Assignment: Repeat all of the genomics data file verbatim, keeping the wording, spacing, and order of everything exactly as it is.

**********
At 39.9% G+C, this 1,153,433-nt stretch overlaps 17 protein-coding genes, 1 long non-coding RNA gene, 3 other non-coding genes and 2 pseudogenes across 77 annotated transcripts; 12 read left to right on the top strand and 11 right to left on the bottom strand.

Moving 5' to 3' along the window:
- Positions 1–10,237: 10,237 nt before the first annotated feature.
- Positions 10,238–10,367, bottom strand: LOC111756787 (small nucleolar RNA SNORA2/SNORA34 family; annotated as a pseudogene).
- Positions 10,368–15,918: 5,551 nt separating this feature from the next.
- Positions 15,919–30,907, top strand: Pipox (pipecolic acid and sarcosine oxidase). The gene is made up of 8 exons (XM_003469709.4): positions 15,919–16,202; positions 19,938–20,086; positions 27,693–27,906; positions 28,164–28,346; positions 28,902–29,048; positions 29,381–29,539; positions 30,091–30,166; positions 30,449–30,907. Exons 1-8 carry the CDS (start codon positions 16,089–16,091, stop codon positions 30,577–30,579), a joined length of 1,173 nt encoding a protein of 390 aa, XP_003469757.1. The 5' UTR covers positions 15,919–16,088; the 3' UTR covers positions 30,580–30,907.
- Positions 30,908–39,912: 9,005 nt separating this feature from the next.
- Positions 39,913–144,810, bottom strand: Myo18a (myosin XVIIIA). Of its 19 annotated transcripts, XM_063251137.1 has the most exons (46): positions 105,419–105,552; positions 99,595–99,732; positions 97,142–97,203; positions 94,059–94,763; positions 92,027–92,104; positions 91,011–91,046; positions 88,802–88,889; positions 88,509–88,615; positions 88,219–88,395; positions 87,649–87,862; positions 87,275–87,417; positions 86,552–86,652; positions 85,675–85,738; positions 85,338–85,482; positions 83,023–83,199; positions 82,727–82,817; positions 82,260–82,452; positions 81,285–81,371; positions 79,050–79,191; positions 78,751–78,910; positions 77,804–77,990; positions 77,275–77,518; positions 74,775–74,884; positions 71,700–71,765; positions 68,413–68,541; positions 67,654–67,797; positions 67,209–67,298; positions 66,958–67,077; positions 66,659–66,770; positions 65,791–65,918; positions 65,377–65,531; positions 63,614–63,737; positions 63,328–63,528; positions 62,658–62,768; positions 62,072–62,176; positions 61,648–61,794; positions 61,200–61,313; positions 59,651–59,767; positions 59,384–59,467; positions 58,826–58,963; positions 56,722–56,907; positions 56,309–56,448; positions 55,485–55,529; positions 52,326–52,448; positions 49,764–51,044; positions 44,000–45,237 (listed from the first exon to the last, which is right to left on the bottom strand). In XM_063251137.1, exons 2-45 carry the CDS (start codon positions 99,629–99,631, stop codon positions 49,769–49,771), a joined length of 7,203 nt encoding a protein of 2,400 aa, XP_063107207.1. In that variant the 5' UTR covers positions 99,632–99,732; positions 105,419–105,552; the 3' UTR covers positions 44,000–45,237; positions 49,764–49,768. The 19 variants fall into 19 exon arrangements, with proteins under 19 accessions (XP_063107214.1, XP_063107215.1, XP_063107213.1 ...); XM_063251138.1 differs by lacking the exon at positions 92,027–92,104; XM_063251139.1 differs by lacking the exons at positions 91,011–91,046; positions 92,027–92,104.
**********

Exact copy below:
At 39.9% G+C, this 1,153,433-nt stretch overlaps 17 protein-coding genes, 1 long non-coding RNA gene, 3 other non-coding genes and 2 pseudogenes across 77 annotated transcripts; 12 read left to right on the top strand and 11 right to left on the bottom strand.

Moving 5' to 3' along the window:
- Positions 1–10,237: 10,237 nt before the first annotated feature.
- Positions 10,238–10,367, bottom strand: LOC111756787 (small nucleolar RNA SNORA2/SNORA34 family; annotated as a pseudogene).
- Positions 10,368–15,918: 5,551 nt separating this feature from the next.
- Positions 15,919–30,907, top strand: Pipox (pipecolic acid and sarcosine oxidase). The gene is made up of 8 exons (XM_003469709.4): positions 15,919–16,202; positions 19,938–20,086; positions 27,693–27,906; positions 28,164–28,346; positions 28,902–29,048; positions 29,381–29,539; positions 30,091–30,166; positions 30,449–30,907. Exons 1-8 carry the CDS (start codon positions 16,089–16,091, stop codon positions 30,577–30,579), a joined length of 1,173 nt encoding a protein of 390 aa, XP_003469757.1. The 5' UTR covers positions 15,919–16,088; the 3' UTR covers positions 30,580–30,907.
- Positions 30,908–39,912: 9,005 nt separating this feature from the next.
- Positions 39,913–144,810, bottom strand: Myo18a (myosin XVIIIA). Of its 19 annotated transcripts, XM_063251137.1 has the most exons (46): positions 105,419–105,552; positions 99,595–99,732; positions 97,142–97,203; positions 94,059–94,763; positions 92,027–92,104; positions 91,011–91,046; positions 88,802–88,889; positions 88,509–88,615; positions 88,219–88,395; positions 87,649–87,862; positions 87,275–87,417; positions 86,552–86,652; positions 85,675–85,738; positions 85,338–85,482; positions 83,023–83,199; positions 82,727–82,817; positions 82,260–82,452; positions 81,285–81,371; positions 79,050–79,191; positions 78,751–78,910; positions 77,804–77,990; positions 77,275–77,518; positions 74,775–74,884; positions 71,700–71,765; positions 68,413–68,541; positions 67,654–67,797; positions 67,209–67,298; positions 66,958–67,077; positions 66,659–66,770; positions 65,791–65,918; positions 65,377–65,531; positions 63,614–63,737; positions 63,328–63,528; positions 62,658–62,768; positions 62,072–62,176; positions 61,648–61,794; positions 61,200–61,313; positions 59,651–59,767; positions 59,384–59,467; positions 58,826–58,963; positions 56,722–56,907; positions 56,309–56,448; positions 55,485–55,529; positions 52,326–52,448; positions 49,764–51,044; positions 44,000–45,237 (listed from the first exon to the last, which is right to left on the bottom strand). In XM_063251137.1, exons 2-45 carry the CDS (start codon positions 99,629–99,631, stop codon positions 49,769–49,771), a joined length of 7,203 nt encoding a protein of 2,400 aa, XP_063107207.1. In that variant the 5' UTR covers positions 99,632–99,732; positions 105,419–105,552; the 3' UTR covers positions 44,000–45,237; positions 49,764–49,768. The 19 variants fall into 19 exon arrangements, with proteins under 19 accessions (XP_063107214.1, XP_063107215.1, XP_063107213.1 ...); XM_063251138.1 differs by lacking the exon at positions 92,027–92,104; XM_063251139.1 differs by lacking the exons at positions 91,011–91,046; positions 92,027–92,104.